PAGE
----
The book wasn’t favorable for Jonni at all.  In addition to the moniker she wore, she found herself getting passed about by heroes as a sexual plaything.  Jonni and Charlie had hooked up once when both were in their prime, and he was a member of the LA based group The Championaires.   After a few years of superhero decadence, when her youth and good looks began to show signs of premature aging, and at after bearing witness to situations that could classify her as suffering from post traumatic stress disorder, she and Charles met up again.  By this time, The Championaires had disbanded leaving Charles wandering around Hollywood.  Jonni was pregnant and looking for a normal life.  They met again and stayed together.    

            The two lived quiet comfortably off their past lives.  Jonni’s book was on the New York Times best seller list for 3 weeks straight before being bumped by a legal thriller that was turned into a movie a year later.  She did the talk show circuit and made a cameo appearance on a few sitcoms. 

            Charles had a starring role in a tv series called Bigfoot and invested his money well.  He toured around the world after the show was cancelled.  He made appearances at various functions and did a few tv cameos as himself, Charles Reinhart, not Wooly Mammoth. 

            When the two were ready to settle they moved back to Charles’ hometown where he took over his father’s plumbing business after he died.  It wasn’t easy for either of them to blend in quietly, so they stopped trying.  Charles used his Wooly Mammoth guise for a series of billboard ads for the plumbing business.  The billboard showed him as Wooly Mammoth holding a U-joint pipe with a caption that said: “We specialize in hair clogs.”  Unfortunately, Charles had started to bald several years back.  His bald spot remained even as his hairy alter-ego.  He had to order a custom made $7,000 toupee for him to wear in the ads.  It wasn’t just for vanities sake.  Nobody wants to see their heroes get old and become regular people.  In the minds of normal citizens, this was not allowed.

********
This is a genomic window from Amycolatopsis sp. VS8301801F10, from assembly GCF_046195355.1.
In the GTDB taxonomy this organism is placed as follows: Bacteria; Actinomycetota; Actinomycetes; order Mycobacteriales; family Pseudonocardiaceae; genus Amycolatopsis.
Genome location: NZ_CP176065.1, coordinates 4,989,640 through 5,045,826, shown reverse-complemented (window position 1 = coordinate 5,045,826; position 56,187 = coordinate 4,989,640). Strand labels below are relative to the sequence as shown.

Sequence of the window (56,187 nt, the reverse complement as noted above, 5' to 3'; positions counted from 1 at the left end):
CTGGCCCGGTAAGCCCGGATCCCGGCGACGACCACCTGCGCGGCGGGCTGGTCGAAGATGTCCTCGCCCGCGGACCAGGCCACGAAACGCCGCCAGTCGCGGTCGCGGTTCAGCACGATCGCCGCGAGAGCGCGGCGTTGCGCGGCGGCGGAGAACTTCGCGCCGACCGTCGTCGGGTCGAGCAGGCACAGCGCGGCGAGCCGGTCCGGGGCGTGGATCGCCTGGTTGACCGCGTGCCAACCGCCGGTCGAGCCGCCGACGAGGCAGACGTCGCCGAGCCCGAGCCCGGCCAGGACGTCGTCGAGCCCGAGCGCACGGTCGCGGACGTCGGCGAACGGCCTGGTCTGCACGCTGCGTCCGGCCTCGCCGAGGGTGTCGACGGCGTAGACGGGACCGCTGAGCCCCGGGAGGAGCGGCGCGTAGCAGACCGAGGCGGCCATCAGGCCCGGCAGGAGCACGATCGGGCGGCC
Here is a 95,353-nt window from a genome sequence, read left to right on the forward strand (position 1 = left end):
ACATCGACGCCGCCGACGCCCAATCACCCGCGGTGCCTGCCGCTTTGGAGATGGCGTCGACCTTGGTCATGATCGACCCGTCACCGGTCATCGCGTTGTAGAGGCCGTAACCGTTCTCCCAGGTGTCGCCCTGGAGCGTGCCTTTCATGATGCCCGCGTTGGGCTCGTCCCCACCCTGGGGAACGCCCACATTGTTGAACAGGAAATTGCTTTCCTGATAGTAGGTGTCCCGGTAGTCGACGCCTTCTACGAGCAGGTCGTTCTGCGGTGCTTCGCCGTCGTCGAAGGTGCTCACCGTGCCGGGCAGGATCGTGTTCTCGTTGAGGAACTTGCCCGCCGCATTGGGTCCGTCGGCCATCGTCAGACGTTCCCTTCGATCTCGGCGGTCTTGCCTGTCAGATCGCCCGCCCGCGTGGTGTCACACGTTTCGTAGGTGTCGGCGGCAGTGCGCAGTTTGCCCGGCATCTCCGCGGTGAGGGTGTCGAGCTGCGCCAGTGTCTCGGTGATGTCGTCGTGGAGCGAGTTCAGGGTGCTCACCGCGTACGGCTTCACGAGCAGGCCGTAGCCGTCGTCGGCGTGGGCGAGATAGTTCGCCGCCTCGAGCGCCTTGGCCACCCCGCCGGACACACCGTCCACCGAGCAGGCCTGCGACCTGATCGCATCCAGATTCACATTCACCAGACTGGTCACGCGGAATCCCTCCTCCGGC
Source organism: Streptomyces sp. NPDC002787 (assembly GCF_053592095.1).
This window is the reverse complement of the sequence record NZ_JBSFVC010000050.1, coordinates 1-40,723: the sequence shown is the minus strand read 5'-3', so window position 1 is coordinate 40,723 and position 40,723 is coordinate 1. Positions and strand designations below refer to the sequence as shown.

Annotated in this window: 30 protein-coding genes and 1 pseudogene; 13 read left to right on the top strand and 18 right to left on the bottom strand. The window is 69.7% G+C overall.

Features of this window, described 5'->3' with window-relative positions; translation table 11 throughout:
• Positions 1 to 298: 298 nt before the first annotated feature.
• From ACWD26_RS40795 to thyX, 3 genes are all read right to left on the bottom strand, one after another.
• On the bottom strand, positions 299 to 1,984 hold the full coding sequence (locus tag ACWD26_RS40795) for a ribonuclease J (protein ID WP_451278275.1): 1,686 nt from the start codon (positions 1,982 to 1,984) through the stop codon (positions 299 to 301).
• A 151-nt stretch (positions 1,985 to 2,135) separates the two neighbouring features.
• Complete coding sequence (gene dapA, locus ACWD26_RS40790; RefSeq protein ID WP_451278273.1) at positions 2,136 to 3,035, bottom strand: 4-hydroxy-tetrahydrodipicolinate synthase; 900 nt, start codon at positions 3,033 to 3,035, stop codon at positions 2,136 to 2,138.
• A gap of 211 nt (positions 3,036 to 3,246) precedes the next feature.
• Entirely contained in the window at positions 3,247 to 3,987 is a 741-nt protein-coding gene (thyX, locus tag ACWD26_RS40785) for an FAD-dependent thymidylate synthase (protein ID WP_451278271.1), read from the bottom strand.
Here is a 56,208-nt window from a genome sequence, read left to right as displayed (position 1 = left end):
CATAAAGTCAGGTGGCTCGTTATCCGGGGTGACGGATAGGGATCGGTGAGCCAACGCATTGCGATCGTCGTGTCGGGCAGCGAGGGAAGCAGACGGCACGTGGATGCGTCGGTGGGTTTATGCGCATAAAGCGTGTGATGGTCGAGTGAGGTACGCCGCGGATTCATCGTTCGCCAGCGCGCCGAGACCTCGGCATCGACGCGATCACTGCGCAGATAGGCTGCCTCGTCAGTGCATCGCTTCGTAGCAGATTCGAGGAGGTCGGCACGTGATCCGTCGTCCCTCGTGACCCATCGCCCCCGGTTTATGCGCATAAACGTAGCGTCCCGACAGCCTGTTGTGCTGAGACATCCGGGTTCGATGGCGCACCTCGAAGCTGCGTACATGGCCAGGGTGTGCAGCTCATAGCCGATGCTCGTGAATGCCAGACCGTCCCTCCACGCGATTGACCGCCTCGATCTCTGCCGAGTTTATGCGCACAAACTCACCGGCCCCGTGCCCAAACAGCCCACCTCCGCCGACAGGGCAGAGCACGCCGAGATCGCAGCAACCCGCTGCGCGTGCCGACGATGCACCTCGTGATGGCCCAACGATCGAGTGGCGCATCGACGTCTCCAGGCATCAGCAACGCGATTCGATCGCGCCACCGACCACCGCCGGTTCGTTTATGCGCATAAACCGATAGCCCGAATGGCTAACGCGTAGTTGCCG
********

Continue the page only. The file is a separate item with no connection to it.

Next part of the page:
Recently, Charles and Jonni had done guest spots on the VH1 show I Love the Superheroes.  Their comments were left in the editing scrap folder.  Still, they were happy. 

            Jonni spent most of the day working on a follow up to her book tentatively called Flying High.  She had just finished a chapter about a week long party she attended, orchestrated by the late Sunchild.  Sunchild was a former hippy turned superhero who claimed that his abilities were unlocked through a concoction of illegal drugs.  It was well known among the hero circuit that he was addicted to drugs and alcohol.  He was known as the ultimate hedonist and would host week long carnal binges at his mansion.  It wasn’t uncommon to see both heroes and lesser villains doing lines of coke together or double teaming some naive wide-eyed young girl. 

            The press reported that Sunchild was killed in battle by Brutality as they fought over Las Vegas.  The truth, tightly kept by the other heroes, was that he had suffered a massive heart attack while trying to fight Brutality.  His blood alcohol level was three times the legal limit for driving, and was under the influence of four separate narcotics. 

            Jonni knew the truth, but kept that out of her book.  For a tell-all book, it told very little, but still was more than the average person was aware of. 

            Jonni recently recalled a drug fueled incident of her trying to jack-off the stone skinned hero Gibraltar the Living Mountain.  She was so happy that part of her life was over and done with.  She had many regrets, but wouldn’t change a thing.  She never would have had Celia had it not been for everything she experienced during that time; the good and the bad.  And then there was Charles.  She couldn’t ask for a better husband.  Normally she would follow that up with “she couldn’t ask for a better life,” but not now.  Not when there was so little time left. 

            Celia would be seventeen in less than a year.  Whenever she looked in her daughters eyes she would always think, Why, Johnny?  Why did you have to say anything? 

            Their time together was almost over, and it seemed as though it had just begun.